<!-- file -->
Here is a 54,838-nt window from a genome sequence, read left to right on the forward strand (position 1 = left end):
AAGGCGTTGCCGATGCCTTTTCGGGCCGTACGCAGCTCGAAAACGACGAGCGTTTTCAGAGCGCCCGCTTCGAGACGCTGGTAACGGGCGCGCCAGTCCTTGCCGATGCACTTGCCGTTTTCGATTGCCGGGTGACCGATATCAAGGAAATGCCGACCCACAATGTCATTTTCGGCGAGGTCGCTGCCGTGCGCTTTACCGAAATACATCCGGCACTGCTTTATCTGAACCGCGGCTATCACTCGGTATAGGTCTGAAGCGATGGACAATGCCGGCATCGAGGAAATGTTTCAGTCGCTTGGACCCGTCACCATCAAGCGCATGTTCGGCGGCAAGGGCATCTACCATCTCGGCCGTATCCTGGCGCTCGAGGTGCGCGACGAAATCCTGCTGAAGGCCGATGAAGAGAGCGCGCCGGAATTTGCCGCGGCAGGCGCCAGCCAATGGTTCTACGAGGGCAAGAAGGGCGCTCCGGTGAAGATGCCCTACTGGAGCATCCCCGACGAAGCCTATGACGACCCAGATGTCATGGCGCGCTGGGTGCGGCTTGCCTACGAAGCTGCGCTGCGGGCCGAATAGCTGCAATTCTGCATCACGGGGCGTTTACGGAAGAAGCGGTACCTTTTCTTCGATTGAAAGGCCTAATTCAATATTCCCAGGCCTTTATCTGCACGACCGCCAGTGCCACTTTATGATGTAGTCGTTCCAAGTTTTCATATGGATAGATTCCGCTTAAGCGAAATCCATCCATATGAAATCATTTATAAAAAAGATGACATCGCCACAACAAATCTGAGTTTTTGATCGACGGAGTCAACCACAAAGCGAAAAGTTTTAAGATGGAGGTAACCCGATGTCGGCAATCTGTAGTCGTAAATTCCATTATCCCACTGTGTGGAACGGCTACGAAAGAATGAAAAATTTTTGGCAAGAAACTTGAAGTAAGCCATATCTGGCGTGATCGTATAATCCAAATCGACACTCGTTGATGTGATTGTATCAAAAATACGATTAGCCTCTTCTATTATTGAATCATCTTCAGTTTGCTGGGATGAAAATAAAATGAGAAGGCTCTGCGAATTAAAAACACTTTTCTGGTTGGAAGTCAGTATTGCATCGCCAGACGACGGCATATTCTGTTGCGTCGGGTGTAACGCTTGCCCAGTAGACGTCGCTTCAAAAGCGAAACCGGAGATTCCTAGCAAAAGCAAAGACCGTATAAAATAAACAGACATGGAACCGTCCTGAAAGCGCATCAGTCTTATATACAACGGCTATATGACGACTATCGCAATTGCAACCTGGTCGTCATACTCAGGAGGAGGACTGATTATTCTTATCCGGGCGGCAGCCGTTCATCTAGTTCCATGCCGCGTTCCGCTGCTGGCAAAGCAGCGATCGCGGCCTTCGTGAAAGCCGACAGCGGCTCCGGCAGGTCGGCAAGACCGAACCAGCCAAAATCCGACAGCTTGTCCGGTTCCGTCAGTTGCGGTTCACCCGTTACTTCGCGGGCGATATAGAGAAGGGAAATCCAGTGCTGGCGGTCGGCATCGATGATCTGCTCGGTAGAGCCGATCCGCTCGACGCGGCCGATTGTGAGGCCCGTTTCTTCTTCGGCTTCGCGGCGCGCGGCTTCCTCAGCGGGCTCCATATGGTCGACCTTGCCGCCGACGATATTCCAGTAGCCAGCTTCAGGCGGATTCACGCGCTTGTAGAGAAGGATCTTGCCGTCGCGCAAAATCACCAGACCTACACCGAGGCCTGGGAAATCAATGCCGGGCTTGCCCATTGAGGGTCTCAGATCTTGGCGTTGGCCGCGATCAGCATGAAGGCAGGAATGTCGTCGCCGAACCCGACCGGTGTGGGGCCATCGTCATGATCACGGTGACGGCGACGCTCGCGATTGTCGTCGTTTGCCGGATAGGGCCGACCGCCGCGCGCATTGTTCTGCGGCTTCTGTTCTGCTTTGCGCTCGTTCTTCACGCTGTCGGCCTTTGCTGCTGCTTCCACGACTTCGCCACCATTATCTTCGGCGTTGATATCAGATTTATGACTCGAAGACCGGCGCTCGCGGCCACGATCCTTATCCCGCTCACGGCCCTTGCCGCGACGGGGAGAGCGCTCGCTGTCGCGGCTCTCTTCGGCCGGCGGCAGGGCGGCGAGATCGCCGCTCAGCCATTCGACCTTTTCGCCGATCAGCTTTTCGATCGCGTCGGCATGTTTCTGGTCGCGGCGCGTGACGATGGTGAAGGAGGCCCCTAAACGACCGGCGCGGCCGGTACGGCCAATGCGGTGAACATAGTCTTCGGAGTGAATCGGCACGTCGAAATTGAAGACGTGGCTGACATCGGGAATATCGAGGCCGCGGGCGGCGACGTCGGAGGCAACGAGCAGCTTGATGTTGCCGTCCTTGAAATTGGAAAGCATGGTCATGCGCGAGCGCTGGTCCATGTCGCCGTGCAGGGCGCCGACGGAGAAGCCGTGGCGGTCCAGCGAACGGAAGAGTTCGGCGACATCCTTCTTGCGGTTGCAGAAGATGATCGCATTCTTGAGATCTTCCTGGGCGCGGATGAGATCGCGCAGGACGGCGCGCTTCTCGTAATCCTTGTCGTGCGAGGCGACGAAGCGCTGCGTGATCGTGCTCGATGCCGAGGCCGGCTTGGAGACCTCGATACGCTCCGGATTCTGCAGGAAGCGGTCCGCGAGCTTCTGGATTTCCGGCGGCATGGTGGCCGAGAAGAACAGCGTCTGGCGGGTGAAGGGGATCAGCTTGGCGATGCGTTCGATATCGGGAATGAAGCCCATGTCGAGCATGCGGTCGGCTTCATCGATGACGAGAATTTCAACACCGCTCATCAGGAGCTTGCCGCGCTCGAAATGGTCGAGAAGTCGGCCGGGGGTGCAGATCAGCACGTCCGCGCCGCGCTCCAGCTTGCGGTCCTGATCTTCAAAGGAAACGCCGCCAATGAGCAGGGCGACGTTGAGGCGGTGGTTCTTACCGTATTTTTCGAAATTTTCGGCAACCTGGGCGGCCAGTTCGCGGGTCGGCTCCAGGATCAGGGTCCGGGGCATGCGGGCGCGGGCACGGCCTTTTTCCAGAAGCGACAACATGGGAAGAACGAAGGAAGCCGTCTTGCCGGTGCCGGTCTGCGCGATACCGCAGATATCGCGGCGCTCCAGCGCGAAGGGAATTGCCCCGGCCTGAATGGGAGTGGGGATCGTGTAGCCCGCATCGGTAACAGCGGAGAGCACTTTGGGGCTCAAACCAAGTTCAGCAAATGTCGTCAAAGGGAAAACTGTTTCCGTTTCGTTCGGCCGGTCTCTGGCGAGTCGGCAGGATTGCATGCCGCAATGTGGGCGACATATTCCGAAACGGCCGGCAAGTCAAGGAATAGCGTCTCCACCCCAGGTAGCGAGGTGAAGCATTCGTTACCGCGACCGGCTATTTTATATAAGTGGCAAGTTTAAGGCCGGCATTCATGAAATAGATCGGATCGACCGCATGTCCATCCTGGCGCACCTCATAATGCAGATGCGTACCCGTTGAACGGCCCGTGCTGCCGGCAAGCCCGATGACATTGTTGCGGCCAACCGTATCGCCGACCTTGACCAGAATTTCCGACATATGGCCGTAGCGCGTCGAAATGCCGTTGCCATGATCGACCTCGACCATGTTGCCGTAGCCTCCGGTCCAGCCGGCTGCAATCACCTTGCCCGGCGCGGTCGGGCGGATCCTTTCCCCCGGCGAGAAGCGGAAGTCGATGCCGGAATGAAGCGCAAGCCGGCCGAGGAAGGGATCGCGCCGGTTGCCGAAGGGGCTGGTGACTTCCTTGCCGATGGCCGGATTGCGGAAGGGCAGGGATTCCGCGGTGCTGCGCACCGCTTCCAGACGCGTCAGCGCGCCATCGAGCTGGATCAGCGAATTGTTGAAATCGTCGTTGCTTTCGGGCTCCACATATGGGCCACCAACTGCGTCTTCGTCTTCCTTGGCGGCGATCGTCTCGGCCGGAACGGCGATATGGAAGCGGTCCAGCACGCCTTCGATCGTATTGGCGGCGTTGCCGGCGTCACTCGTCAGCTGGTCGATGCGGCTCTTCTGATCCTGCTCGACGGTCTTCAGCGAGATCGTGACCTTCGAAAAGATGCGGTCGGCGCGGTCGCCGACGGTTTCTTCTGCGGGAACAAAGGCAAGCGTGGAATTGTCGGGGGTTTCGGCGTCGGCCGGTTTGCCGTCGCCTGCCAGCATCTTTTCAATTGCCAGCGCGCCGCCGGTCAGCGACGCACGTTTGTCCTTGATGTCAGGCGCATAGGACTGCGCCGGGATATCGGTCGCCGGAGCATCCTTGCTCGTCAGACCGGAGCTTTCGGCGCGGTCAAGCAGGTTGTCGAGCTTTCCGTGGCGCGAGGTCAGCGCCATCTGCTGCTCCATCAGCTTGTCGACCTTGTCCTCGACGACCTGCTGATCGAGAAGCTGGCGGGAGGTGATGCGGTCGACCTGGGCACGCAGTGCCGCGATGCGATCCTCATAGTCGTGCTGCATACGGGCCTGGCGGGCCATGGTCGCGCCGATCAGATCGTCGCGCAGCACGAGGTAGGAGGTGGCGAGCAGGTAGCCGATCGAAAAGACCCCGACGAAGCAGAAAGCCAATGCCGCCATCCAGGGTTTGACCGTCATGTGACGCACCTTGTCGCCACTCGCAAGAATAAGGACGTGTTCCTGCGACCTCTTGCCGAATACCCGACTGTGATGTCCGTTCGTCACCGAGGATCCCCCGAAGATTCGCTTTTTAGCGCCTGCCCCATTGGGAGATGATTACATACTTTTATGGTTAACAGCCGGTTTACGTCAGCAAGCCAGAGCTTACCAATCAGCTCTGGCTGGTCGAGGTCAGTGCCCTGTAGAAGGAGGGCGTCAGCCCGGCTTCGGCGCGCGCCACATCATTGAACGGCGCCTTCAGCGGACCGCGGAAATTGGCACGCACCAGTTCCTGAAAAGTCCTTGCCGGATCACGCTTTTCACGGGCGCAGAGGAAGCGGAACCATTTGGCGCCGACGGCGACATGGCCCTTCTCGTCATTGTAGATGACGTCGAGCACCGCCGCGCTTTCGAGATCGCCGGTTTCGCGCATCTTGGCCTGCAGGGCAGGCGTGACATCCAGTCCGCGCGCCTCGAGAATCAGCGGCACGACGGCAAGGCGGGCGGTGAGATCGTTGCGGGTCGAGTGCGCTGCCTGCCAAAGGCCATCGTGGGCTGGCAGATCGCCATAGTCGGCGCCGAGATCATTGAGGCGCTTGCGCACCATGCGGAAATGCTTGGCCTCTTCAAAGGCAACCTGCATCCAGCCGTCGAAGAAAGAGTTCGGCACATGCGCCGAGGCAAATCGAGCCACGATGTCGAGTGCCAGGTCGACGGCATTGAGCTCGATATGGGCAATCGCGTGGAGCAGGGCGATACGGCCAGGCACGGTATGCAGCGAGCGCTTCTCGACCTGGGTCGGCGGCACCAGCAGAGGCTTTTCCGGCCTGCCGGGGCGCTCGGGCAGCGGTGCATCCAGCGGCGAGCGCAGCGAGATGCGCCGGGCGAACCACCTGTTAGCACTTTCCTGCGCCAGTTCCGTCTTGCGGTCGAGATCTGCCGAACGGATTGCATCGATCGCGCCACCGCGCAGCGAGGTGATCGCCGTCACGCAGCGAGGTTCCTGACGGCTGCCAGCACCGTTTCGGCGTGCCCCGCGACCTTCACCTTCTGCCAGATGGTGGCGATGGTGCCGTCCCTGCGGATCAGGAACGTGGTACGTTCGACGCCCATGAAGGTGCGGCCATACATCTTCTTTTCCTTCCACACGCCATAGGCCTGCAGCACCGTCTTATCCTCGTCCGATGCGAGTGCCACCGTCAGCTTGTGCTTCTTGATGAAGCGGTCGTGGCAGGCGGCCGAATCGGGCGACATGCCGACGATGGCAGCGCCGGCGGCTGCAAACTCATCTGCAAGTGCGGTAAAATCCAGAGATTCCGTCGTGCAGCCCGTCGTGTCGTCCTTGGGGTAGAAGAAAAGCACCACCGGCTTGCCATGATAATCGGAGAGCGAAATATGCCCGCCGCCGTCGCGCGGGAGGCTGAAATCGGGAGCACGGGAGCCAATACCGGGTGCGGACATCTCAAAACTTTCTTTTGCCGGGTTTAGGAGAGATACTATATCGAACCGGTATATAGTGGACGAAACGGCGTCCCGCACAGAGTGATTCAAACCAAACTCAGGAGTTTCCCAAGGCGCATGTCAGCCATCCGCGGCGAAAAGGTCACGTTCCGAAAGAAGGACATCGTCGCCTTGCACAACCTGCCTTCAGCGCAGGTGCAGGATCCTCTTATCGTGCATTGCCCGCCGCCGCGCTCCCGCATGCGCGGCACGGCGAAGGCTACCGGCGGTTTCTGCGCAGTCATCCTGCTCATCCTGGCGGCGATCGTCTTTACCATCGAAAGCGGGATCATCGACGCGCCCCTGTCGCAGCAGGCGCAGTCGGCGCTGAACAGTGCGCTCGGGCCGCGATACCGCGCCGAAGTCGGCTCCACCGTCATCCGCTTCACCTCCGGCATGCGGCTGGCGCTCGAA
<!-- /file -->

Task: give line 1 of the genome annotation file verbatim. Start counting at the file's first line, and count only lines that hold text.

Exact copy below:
Here is a 54,838-nt window from a genome sequence, read left to right on the forward strand (position 1 = left end):